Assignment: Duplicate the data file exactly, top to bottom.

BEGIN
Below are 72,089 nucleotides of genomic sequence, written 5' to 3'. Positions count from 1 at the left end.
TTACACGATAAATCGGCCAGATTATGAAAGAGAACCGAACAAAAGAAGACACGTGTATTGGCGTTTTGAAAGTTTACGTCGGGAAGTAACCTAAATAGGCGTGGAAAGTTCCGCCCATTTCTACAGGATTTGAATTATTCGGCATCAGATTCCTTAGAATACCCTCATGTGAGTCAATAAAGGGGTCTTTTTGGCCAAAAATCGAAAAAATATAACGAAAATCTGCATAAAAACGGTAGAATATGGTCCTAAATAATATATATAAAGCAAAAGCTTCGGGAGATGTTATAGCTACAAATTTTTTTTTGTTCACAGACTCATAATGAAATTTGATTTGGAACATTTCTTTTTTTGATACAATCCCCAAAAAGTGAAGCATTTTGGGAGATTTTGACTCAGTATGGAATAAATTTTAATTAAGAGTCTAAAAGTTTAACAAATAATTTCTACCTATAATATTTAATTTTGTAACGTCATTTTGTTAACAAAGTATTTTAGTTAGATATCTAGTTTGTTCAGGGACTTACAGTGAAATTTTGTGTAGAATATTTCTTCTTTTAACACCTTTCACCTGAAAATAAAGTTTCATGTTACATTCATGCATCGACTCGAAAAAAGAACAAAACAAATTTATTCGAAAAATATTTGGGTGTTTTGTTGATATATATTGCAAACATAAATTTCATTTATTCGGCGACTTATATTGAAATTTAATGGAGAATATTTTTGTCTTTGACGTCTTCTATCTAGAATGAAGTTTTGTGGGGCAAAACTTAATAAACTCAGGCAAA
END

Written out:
Below are 72,089 nucleotides of genomic sequence, written 5' to 3'. Positions count from 1 at the left end.
TTACACGATAAATCGGCCAGATTATGAAAGAGAACCGAACAAAAGAAGACACGTGTATTGGCGTTTTGAAAGTTTACGTCGGGAAGTAACCTAAATAGGCGTGGAAAGTTCCGCCCATTTCTACAGGATTTGAATTATTCGGCATCAGATTCCTTAGAATACCCTCATGTGAGTCAATAAAGGGGTCTTTTTGGCCAAAAATCGAAAAAATATAACGAAAATCTGCATAAAAACGGTAGAATATGGTCCTAAATAATATATATAAAGCAAAAGCTTCGGGAGATGTTATAGCTACAAATTTTTTTTTGTTCACAGACTCATAATGAAATTTGATTTGGAACATTTCTTTTTTTGATACAATCCCCAAAAAGTGAAGCATTTTGGGAGATTTTGACTCAGTATGGAATAAATTTTAATTAAGAGTCTAAAAGTTTAACAAATAATTTCTACCTATAATATTTAATTTTGTAACGTCATTTTGTTAACAAAGTATTTTAGTTAGATATCTAGTTTGTTCAGGGACTTACAGTGAAATTTTGTGTAGAATATTTCTTCTTTTAACACCTTTCACCTGAAAATAAAGTTTCATGTTACATTCATGCATCGACTCGAAAAAAGAACAAAACAAATTTATTCGAAAAATATTTGGGTGTTTTGTTGATATATATTGCAAACATAAATTTCATTTATTCGGCGACTTATATTGAAATTTAATGGAGAATATTTTTGTCTTTGACGTCTTCTATCTAGAATGAAGTTTTGTGGGGCAAAACTTAATAAACTCAGGCAAA